Letter states fiver for 20 minutes of fast charge. Most short range PH do not have fast charge, so it shouldn’t affect them. The question is, what is the billing for them?

20 minutes should get you about 50-60 miles on Leaf; starting at high state of charge will be more expensive, preventing people from sitting there at 2 kW (95%) out of 50 kW charger, thus reducing waiting. I don’t like this pricing as it seems too high, but it’s better than free.

50-60miles you would only add if battery temp is above 7 bars. If its winter, your battery is cold, then in 20mins you would get just 55-70% (which gives just 30-40 miles driving with very light foot) in my own experience. Don’t forget that we have very mild winters in UK and if it’s sunny – that day calls summer.

It’s time vs kWh…While by kWh seems more fair to the consumer, the company see’s it differently…If you do 3 back to back 20mins charges, you’re there for an hour…The company wants 15ps…If they gave the person charging a discount for not taking as much juice, they could have missed out on someone coming by and paying full price…

Just checked, the most expensive network Fastned in Netherlands (all private, not funded by EU (didn’t dig deeper, but it looks like it’s not funded)), ecotricity is funded, 30p/kwh with current currency rate. And again, it’s private, not funded!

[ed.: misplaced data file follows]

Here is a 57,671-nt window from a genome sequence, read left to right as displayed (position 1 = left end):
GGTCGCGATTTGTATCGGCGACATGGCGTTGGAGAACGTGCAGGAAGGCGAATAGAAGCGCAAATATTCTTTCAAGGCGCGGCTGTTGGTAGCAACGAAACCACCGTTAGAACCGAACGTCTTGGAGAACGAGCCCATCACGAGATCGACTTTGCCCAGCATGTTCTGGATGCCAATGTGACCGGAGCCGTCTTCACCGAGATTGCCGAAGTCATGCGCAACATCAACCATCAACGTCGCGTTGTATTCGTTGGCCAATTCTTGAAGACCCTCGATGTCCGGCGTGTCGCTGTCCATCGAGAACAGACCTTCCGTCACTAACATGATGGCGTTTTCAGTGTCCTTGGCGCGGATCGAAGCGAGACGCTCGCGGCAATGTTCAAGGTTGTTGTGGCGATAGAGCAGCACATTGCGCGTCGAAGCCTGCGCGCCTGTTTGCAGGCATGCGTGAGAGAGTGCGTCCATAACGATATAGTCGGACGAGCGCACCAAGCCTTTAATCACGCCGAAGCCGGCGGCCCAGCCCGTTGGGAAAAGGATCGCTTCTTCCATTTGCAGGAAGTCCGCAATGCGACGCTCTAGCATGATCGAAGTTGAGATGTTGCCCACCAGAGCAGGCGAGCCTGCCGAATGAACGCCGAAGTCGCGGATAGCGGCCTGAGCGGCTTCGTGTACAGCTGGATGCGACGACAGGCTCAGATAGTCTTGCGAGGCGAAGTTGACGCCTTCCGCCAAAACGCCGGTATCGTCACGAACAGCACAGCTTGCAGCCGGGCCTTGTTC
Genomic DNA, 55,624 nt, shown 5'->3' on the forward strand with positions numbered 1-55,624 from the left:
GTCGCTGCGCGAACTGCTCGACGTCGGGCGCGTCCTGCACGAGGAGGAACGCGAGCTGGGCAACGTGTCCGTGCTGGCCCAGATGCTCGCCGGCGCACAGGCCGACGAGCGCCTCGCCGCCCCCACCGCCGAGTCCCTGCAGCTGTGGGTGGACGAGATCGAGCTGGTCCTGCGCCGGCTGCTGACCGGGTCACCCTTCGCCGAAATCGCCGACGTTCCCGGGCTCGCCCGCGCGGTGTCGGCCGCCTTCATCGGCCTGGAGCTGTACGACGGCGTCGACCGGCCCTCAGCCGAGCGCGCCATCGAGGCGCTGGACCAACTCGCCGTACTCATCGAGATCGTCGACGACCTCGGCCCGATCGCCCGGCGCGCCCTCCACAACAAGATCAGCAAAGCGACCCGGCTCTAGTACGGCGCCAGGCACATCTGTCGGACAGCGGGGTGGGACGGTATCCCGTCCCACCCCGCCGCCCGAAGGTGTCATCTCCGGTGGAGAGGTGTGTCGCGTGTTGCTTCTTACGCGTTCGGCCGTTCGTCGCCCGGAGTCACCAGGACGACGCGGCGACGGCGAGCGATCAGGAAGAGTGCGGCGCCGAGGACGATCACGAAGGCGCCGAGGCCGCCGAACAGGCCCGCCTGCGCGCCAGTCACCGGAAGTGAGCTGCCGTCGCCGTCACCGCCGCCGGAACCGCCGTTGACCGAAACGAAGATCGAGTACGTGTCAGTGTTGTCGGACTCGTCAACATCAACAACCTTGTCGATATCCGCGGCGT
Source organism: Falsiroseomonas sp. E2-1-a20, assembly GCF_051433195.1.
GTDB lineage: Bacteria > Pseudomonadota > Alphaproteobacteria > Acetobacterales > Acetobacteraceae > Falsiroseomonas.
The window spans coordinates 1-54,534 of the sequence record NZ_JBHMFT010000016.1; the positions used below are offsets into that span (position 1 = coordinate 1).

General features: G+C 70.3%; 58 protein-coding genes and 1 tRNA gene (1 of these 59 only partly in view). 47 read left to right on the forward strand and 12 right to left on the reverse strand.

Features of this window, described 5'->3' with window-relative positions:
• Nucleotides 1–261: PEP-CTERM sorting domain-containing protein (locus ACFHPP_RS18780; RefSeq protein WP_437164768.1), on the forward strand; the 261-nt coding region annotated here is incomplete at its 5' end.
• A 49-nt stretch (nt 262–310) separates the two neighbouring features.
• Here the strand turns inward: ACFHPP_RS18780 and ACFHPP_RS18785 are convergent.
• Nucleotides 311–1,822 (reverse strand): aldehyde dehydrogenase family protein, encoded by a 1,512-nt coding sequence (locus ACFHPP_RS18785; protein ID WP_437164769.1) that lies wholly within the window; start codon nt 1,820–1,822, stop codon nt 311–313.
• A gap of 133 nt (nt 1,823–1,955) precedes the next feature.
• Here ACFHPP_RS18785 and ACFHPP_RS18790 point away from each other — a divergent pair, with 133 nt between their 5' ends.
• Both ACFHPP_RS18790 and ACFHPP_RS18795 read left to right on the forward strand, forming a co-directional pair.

Fastned is €0,78/kWh without subscription, way off the 0,30p. With subscription it’s €12 and €0,35/kWh or €100 for unlimited charging.

Some of it is funded (a few donated chargers by Mitsubishi), but the vast majority is simply investments and loans.

Also it is not more expensive than the competition per se. For occasional users it is (competition is €0,50/min in general; €0,70/kWh with a warm battery), however for frequent users it is quickly a much cheaper option than its competition.

Also important to keep in mind is that slow charging is mostly already €0,35/kWh. To put some perspective on the pricing in general.

Disclaimer: As an investor (albeit a small amount) and frequent user I may be biased 😉

Sorry, didn’t dig deeper as mentioned, and took first figure, which is in their website

No problemo, just wanted to elaborate as I know about it 😉

TA-DA! The trap is sprung!

Ecotricity put in a charging network when it was dumb. Everyone laughed at them while they build a monopoly position in the uk on service station fast charging and now your choices are

you can pay a lot through an app that is probably going to be totally unreliable

or

you can switch your electricity provider and get free access…… I wonder what the “ideal” electricity customer is – perhaps someone who uses a whole shed load of power off peak.

I love ecotricity for doing this, I hope over the next 5 years they tear the existing big power companies a new bum hole.